A breakdown of the role that corporate and social responsibility plays in public and employee perceptions of large corporations, and how it can be made to work without seeming disingenuous.
Takashi Sato, Managing Director at Unipos, outlines the importance of CSR and why “just giving’” is no longer enough for large companies.
We live in a time when consumers increasingly vote with their wallets and judge companies on their approaches to their wider social and environmental responsibilities. As a result, many large businesses are responding with an increased focus on corporate and social responsibility (CSR), which often includes environmental programs, more ethical employment practices and various other philanthropic endeavours. In the light of recent anti-racism protests, CSR has become a greater priority than ever before.
Not only are these initiatives good for the external brand image, the thinking goes, they can also serve as a direct response to the problem of employee retention and low levels of engagement in the workplace. It is hoped that this will be achieved by convincing those employees that the company they work for is a force for good, and that their work is therefore meaningful and worthwhile.
Yet, while this approach often evolves organically in small and medium sized organisations, it can be difficult for large enterprises to do effectively. Because of the sheer logistics of making decisions in a big company, even the best of intentions and meaningful initiatives can easily be lost in translation.
It is certainly true that employees want their employers to behave more morally responsibly – especially in younger age groups. According to a recent Glassdoor survey, 75% of employees aged 18-34 expect their employer to take a stand on important issues affecting the country and their constitutional rights, including immigration, equal rights and climate change.
But, while CSR initiatives have become increasingly commonplace, especially among larger enterprises, there is evidence to suggest that these practices are sometimes poorly understood, or in some cases even known about, by the employees of those businesses.
The mistake many companies make is to misunderstand how engagement actually works in the first place. In order to engage their employees with such initiatives they must first involve them, and while this tends to happen naturally with a small number of employees, the challenge grows exponentially with the size of the business.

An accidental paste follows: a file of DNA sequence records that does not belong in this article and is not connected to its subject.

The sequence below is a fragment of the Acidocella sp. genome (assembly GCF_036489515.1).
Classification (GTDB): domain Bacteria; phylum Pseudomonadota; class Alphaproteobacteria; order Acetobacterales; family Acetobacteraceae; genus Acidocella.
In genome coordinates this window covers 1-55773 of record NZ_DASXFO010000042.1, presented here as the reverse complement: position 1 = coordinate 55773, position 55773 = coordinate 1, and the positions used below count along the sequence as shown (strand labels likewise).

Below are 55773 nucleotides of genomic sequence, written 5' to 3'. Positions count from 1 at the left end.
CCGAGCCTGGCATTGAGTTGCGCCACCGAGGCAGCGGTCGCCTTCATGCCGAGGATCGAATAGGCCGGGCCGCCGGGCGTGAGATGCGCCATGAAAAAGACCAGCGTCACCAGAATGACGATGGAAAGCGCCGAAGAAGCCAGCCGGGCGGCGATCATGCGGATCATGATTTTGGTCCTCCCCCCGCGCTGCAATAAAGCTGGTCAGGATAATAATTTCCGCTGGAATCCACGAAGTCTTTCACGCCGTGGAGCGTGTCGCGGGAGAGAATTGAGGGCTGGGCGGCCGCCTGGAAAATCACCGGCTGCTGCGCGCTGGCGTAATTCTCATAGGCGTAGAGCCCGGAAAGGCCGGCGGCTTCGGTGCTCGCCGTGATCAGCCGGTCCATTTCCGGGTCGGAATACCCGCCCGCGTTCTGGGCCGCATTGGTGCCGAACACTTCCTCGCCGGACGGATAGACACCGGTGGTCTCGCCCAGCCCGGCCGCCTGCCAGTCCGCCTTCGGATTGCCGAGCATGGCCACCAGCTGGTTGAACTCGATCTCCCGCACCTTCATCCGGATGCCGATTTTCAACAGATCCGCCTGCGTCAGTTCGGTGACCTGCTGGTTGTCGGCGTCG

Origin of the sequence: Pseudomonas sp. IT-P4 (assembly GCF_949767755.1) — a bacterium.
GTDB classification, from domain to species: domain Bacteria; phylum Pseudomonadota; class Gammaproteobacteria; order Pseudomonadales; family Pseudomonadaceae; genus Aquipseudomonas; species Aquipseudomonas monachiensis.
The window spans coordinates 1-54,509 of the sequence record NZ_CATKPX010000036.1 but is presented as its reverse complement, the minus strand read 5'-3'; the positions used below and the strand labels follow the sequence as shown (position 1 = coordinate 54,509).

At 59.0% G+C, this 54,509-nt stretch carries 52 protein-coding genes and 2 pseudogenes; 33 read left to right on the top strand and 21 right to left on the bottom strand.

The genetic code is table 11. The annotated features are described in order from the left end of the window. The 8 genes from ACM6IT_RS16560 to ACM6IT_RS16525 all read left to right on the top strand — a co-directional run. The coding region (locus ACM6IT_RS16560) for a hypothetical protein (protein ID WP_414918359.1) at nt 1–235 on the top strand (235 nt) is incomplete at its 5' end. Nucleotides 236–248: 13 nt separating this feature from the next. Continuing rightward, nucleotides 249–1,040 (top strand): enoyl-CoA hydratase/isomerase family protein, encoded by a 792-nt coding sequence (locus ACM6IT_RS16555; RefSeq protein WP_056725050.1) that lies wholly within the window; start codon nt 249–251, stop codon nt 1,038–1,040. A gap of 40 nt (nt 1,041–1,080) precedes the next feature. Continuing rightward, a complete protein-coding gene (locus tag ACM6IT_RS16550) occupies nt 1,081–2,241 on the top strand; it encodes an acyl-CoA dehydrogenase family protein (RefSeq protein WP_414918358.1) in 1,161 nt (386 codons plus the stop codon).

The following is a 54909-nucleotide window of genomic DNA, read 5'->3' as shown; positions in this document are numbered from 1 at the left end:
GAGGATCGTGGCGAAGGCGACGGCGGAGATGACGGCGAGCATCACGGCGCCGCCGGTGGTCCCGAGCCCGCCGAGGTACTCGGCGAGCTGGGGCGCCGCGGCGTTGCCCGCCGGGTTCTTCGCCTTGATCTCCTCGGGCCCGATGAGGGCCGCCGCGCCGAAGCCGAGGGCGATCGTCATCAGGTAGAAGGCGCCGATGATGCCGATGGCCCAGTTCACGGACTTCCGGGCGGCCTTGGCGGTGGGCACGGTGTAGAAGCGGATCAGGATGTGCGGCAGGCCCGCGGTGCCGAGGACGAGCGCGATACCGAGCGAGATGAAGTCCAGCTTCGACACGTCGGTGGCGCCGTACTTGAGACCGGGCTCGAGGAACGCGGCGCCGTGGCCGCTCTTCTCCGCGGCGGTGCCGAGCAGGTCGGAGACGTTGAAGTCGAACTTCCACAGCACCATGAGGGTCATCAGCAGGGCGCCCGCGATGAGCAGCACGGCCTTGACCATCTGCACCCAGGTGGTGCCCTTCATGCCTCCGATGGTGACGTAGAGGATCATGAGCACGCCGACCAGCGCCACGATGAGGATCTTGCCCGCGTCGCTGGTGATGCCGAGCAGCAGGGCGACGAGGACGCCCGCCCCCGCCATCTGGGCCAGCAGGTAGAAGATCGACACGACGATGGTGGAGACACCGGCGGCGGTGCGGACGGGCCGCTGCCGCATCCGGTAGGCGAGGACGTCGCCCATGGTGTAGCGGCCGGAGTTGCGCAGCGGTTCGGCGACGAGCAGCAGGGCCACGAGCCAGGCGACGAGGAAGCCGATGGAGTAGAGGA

By communicating the details of these initiatives and what they actually mean in real terms to their workforce, and then giving employees a stake in how they are implemented, companies will begin a dialogue which will serve as the foundation to a more engaged workforce. A top-down CSR strategy that bypasses the thoughts and opinions of the employees will inevitably have a limited effect on boosting retention and engagement among those same employees.
An example of a large corporate that has put this into practice is the leading global media investment agency Group M, which uses Unipos as an employee engagement tool, feeding it into their CSR approach. During COVID-19, when people are not meeting face-to-face, Group M has found the tool useful in providing constructive feedback and recognition and building a positive atmosphere despite the circumstances. It was also able to support those in need by allowing employees the choice to donate proceeds from their shared points to a local NGO that has been active in providing food and other supplies to low-income families during the crisis.
As a result of this and other supporting initiatives, its employee Net Promoter Score (NPS), a measure of how likely staff members are to recommend a company as a place to work, has improved significantly.
Other large businesses leading the way in CSR initiatives, according to a recent ranking by the Reputation Institute, include IT giants Microsoft and Intel, luxury brands such as Rolex and Ferrari and entertainment leaders such as the Walt Disney Company and Netflix. All these companies will have very different approaches to their culture and employee engagement, but certain common practices are likely to lie at the heart of their collective success.
In practice, a successful enterprise-level CSR strategy will almost certainly mean involving all departments of the business. Having a person or team in charge of CSR initiatives is fine, but it will have little impact if they’re acting in a silo. By feeding in details of those initiatives to marketing, internal communications, HR teams and those responsible for managing staff across the organisation, it will be far more likely that the approach becomes embedded in the DNA of the business, feeling authentic, rather than like a ‘bolt-on’.
There is plenty of evidence that employees respond badly to companies trying to present a false veneer of virtue or ‘greenwashing’ – CSR that is more focused on appearances than true commitment to a cause. CSR pursued for the wrong reasons or in a half-hearted fashion risks appearing inauthentic in the eyes of their employees, which in turn is very likely to affect those employees’ view of the organisation as a whole.
However, if handled well it can be a powerful motivator within organisations, driving purpose among teams and making them feel involved in the direction of the business as a whole. Authenticity and employee engagement at all levels are the key to doing this well.
*This article was originally published on CEO TODAY.